Authority: Representative or Covenantal Authority

This is part of a series of posts on the doctrine of Authority. Click here to see the entire series.


All parts of the doctrine of representative authority come from the initial statement of Jesus in Matthew 28:18 where he says, “All authority has been given to Me in heaven and on earth.” That one statement, as a part of the Great Commission, summarizes everything that needs to be known about representative authority. The word that Jesus used was ‘exousia’. The Greek word literally means “delegated influence, jurisdiction, or authority”. The key concept here is ‘delegated’.

All representative authority is delegated from the holder of all authority in heaven and on earth. Jesus, the Son, had the authority of His Father delegated to Him because of what He accomplished in His redemptive work. Jesus Himself delegates authority to His chosen representatives (hence the term ‘representative’ authority). There is no greater authority than Jesus and all authority which exists, exists because of Him. He has been given all authority and He decides to delegate some of that authority to His representatives on earth.

The nature of authority is dramatically illustrated in Matthew 8: 8-10 where Jesus commends the Centurion:

But the centurion answered and said, “Lord, I am not qualified for You to come under my roof, but just say the word, and my servant will be healed. For I too am a man under authority, with soldiers under me; and I say to this one, ‘Go!’ and he goes, and to another, ‘Come! and he comes, and to my slave, ‘Do this! and he does it.”
Now when Jesus heard this, He marveled, and said to those who were following, “Truly I say to you, I have not found such great faith with anyone in Israel…”

Jesus commends the Centurion for his faith, but his faith was predicated upon his conception of authority. He knew that authority was representative because he knew that whoever he ordered to perform a task would perform that task as his representative. There was no question that it would be done. Conversely, he was under authority himself. His commanding officers knew that he would accurately represent their orders to those under him.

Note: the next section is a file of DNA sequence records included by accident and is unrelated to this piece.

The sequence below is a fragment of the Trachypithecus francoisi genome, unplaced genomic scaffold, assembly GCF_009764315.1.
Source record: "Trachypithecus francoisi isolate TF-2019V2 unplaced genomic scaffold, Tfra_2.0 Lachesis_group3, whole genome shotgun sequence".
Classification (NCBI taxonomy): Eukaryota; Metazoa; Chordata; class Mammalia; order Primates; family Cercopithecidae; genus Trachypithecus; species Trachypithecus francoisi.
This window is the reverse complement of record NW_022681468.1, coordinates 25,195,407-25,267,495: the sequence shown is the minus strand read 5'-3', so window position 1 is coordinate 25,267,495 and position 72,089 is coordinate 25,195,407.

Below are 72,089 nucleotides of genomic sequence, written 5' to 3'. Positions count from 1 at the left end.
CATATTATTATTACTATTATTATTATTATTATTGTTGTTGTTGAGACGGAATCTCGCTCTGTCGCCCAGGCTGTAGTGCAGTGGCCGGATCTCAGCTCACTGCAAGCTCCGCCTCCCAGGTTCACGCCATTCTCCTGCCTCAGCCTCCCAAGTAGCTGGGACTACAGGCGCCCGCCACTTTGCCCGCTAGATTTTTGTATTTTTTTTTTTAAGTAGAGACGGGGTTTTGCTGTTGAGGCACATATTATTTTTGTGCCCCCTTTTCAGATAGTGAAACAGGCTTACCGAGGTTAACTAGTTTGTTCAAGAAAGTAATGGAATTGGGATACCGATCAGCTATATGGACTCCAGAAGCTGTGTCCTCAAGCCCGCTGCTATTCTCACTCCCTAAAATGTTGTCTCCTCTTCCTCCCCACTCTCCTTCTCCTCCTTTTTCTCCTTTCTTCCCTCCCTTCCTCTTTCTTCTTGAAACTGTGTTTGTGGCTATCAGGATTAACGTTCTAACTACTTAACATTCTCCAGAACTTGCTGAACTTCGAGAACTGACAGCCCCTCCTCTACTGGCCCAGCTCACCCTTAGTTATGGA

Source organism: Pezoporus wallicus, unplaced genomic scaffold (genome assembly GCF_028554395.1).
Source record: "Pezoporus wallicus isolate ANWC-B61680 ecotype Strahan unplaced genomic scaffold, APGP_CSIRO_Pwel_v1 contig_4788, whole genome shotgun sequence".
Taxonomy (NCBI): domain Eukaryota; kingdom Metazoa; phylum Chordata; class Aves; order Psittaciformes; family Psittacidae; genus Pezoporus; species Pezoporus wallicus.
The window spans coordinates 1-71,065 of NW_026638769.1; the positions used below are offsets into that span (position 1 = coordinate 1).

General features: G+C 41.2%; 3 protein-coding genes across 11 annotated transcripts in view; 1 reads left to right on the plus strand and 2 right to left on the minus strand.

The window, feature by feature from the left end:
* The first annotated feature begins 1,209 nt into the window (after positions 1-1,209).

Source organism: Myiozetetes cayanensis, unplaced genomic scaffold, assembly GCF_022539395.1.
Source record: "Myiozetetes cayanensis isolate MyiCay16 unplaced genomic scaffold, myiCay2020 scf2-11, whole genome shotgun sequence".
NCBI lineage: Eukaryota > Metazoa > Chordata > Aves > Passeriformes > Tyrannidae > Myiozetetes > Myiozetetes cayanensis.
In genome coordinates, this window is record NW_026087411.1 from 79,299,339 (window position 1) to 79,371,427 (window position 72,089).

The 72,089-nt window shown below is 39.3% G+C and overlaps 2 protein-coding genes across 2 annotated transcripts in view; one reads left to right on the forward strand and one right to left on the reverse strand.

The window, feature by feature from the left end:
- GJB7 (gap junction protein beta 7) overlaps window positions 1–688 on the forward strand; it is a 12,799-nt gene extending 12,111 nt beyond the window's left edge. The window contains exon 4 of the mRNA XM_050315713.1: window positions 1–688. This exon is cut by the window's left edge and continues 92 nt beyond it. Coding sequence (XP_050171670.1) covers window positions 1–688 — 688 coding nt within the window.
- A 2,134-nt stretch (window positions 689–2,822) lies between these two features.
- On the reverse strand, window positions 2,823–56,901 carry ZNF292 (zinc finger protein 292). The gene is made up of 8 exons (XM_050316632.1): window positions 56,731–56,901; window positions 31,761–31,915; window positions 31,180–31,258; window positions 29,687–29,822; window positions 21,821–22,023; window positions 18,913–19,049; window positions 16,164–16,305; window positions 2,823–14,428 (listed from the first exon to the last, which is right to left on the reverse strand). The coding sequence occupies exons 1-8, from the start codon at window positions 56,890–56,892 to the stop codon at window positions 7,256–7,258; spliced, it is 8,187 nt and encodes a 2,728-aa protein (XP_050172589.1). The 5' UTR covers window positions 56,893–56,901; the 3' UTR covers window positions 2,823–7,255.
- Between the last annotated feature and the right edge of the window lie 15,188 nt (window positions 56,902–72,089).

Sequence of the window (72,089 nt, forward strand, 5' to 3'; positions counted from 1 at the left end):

Not only is the representative nature of this authority illustrated by the Centurion; he also illustrates the very important point that representative authority is necessarily coercive. It was inconceivable that he would not obey the orders of his superiors. It was inconceivable that his subordinates would not obey his orders. What made these two events inconceivable? The fact that coercion was legitimately involved. As a man under authority he was expected to put aside his own opinions, his own voluntary wishes, and obey the orders he was given. Likewise, he expected those under his authority to do the same. The whole system of representative authority “works” because of the reality of coercion.

To better grasp the coercive nature of representative authority it is perhaps best to approach it from another angle. Submission is something that is regularly enjoined upon different groups of people in the Bible. Submission is a coercive term. To not submit to legitimate representative authority is to sin against God. To enforce submission to lawful authority, different groups of people are granted various powers of coercion that they may use to enforce submission. Unlike the service/contractual authority we examined earlier, there is no voluntary nature to representative authority. To make this point clear it is necessary to do an extensive examination of the biblical passages that demand submission.

The Relationship of Submission to Representative Authority

There are twelve passages in the New Testament where one class of people is directly ordered to submit to another class of people. These twelve passages are easily broken down into three different categories based upon shared characteristics. First of all however, we need to understand the Greek word for ‘submission’.

‘Hupotasso’ is the Greek word most commonly translated as ‘submission’. It is a compound word made up two parts: ‘Hupo’ and ‘Tasso’. ‘Hupo’ is a preposition that can be translated in various fashions but always contains the idea of “being under”. ‘Tasso’ can mean to “put someone over or in charge of something or someone” or “to order, fix, determine, or appoint”. ‘Hupotasso’ then, in the context of human relationships and interactions, literally means “to be under the appointed authority of another person”. The biblical command to submit is a command to put oneself under the delegated authority of another person who in some way represents Jesus to a particular group of people. The first group, or class, or people are described in the verses that follow.

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